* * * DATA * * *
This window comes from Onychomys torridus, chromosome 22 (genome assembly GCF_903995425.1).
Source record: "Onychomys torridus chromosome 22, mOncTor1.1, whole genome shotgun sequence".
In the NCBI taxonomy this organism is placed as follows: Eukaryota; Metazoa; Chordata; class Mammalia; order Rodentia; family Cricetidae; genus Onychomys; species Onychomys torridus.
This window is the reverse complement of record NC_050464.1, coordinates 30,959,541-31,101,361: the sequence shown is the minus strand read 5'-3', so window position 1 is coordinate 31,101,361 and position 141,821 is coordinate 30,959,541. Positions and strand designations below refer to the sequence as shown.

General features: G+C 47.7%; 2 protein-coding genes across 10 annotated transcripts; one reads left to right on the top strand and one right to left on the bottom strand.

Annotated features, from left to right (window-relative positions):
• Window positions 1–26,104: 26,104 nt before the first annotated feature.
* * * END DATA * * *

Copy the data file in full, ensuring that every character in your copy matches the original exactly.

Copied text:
This window comes from Onychomys torridus, chromosome 22 (genome assembly GCF_903995425.1).
Source record: "Onychomys torridus chromosome 22, mOncTor1.1, whole genome shotgun sequence".
In the NCBI taxonomy this organism is placed as follows: Eukaryota; Metazoa; Chordata; class Mammalia; order Rodentia; family Cricetidae; genus Onychomys; species Onychomys torridus.
This window is the reverse complement of record NC_050464.1, coordinates 30,959,541-31,101,361: the sequence shown is the minus strand read 5'-3', so window position 1 is coordinate 31,101,361 and position 141,821 is coordinate 30,959,541. Positions and strand designations below refer to the sequence as shown.

General features: G+C 47.7%; 2 protein-coding genes across 10 annotated transcripts; one reads left to right on the top strand and one right to left on the bottom strand.

Annotated features, from left to right (window-relative positions):
• Window positions 1–26,104: 26,104 nt before the first annotated feature.